"Fear of failure is the only thing that ensures your dreams won't come true." Hiba Tibi from CARE's Middle East and North Africa hub talks about what they're learning from programs that didn't work, and how they are using those lessons to improve sustainability and scale. A big lesson is that Women's Economic Empowerment programs have to focus on both gender equality AND solid business cases--but many programs only manage one or the other. You can check out more lessons in the recent paper: Bringing Gender Equality Closer to Women's Economic Empowerment.
How can using the phrase Happy Families actually hurt women and set feminism back? Jayanthi Kuru-Utumpala and Zainab Ibrahim from Chrysalis--a CARE affiliate in Sri Lanka--tell us lessons learned from the EMERGE project engaging men and boys, and working with feminist groups. Some key lessons: let local groups take the lead, engage with respect and humility, and pay attention to your wording. Concepts need to translate not just in language, but also in ideology. Also check out the paper on working with social movements, and how we can improve women's rights by taking a back seat.
Yawo Douvon and Barbara Jean-Claude from Haiti talk about the importance of being bold when it comes to admitting that something won't work. It takes courage to point out that goals and expectations are unrealistic, and that we might not get everything done. Getting good context analysis--even in emergencies--building solid donor relationships, carefully monitoring data, and being proactive in communications when something goes off track are all tips that can help you through a rocky project implementation. (French version will be coming the week of August 26th.)
In our first ever Francophone episode, Fanomezantsoa Randrianarisoa from CARE Madagascar talks about what happens when you launch an experimental monitoring system before partners are ready for it. Besides challenges getting the data you need, there are serious risks to sustainability. Investing in people's skills, creating back-up plans, and aligning with global systems are some of the solutions.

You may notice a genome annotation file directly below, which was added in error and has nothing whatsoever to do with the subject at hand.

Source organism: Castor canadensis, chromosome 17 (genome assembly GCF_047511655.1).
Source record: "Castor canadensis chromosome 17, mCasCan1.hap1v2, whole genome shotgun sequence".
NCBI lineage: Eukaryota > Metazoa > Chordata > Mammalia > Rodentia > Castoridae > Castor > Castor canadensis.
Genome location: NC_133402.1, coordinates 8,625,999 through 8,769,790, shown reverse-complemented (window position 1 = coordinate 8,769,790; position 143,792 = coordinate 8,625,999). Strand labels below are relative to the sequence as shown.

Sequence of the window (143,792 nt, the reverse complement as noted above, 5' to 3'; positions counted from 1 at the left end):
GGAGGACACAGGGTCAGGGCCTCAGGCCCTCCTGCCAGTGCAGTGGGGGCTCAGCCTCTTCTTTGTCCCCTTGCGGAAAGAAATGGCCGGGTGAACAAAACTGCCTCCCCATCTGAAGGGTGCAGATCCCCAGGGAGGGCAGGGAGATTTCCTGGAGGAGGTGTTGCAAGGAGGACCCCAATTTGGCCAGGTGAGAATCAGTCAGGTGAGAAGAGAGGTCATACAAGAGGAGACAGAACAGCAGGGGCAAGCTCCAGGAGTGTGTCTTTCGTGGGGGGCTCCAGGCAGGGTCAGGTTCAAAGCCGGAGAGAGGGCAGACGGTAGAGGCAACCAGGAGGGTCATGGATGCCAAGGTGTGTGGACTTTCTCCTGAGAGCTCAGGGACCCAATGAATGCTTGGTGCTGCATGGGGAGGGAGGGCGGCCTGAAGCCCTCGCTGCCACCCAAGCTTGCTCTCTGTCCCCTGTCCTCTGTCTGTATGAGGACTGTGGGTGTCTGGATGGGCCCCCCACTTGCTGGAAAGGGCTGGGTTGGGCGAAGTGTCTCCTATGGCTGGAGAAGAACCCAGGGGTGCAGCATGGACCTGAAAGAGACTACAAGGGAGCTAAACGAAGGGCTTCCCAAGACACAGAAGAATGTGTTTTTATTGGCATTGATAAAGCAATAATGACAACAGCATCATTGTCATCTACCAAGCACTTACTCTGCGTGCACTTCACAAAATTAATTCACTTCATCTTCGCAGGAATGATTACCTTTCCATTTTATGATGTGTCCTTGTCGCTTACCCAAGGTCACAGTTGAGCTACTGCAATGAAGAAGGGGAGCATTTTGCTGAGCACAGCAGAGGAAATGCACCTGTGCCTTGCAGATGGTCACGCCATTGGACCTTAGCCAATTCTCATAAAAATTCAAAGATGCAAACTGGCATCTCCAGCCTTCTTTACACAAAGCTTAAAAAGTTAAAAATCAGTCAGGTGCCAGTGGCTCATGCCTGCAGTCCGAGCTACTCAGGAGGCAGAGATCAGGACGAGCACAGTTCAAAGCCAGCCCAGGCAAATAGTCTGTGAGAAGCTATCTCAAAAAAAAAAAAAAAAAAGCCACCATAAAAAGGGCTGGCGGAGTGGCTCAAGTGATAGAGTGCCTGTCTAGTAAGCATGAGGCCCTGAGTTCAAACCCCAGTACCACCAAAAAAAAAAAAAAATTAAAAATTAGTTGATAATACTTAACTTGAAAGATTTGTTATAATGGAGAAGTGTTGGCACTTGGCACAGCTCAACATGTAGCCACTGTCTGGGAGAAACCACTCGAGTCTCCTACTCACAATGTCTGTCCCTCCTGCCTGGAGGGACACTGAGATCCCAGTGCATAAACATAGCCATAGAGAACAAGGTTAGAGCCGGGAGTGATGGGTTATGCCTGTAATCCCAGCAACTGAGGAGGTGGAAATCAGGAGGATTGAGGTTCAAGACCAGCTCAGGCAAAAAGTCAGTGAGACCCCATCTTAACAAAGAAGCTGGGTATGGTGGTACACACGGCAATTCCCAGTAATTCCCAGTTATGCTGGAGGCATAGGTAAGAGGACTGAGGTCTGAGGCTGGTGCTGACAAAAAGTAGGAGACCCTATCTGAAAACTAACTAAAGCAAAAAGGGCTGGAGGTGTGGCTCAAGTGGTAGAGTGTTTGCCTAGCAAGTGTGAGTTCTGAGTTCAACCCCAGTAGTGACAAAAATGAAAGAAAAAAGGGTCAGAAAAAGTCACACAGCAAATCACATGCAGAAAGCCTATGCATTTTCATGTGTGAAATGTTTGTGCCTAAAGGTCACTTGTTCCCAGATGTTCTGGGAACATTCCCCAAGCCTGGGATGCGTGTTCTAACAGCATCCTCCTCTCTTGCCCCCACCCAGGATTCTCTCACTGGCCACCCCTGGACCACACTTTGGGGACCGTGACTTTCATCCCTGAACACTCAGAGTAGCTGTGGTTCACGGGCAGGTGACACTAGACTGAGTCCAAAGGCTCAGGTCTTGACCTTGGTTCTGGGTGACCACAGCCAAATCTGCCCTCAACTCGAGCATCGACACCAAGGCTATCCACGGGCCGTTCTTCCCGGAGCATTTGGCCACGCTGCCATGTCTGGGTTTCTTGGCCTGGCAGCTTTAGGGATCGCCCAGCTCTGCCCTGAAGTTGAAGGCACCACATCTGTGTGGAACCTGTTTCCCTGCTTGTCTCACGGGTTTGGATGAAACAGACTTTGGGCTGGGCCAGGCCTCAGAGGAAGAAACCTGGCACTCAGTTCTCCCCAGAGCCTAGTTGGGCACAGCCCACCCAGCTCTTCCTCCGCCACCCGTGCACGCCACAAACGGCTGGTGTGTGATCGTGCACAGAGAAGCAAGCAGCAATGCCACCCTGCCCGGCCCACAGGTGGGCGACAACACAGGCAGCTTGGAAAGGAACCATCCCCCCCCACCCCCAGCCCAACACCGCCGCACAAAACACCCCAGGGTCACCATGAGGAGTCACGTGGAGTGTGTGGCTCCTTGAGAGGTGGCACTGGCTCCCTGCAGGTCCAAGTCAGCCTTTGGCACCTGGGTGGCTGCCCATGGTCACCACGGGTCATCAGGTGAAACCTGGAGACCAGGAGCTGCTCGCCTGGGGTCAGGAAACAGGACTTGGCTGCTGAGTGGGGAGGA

Dans notre premier épisode francophone, Fanomezantsoa Randrianarisoa du CARE Madagascar explique ce qui se passe si vous lancez un nouveau system d’évaluation avant que l’équipe ne soit prêt. Il n’y a pas seulement les difficultés de trouver l’information, mais aussi les risques pour pérenniser le system. Les leçons appris comprennent : un appui au personnel, l’appropriation du system, et l’harmonisation avec les autres systems.
Hiba Tibi from Palestine talks about her favorite quote: "Fear of failure is the only thing that makes a dream impossible to achieve." Even in crisis and fragile settings, we must programs that create space for women's empowerment and will be economically viable in the long term. We can't let the changing environment prevent us from focusing on equality that will last. Check out the recent paper on how to do that with Women's Economic Empowerment programs, and the thinking on how to approach the Humanitarian and Development nexus for long term change.
Susan Davis of Improve International talks about how we can incentivize talking about failure so we can make new mistakes rather than continuing to make the old ones. She also talks about how we can resolve problems as we find them in the Guidelines for Resolving Problems with Water Systems. Some tools she suggests are the Nakuru accord, pre-mortems, and innovative financing mechanisms—what she calls “Mistake Money”. What's the key? Getting communities involved in the conversation.
Michelle Nunn discusses how CARE's FY18 budget missed the balance between audacious goals and operational excellence. She ends with a call to all staff to err on the side of candor and speak truth to power.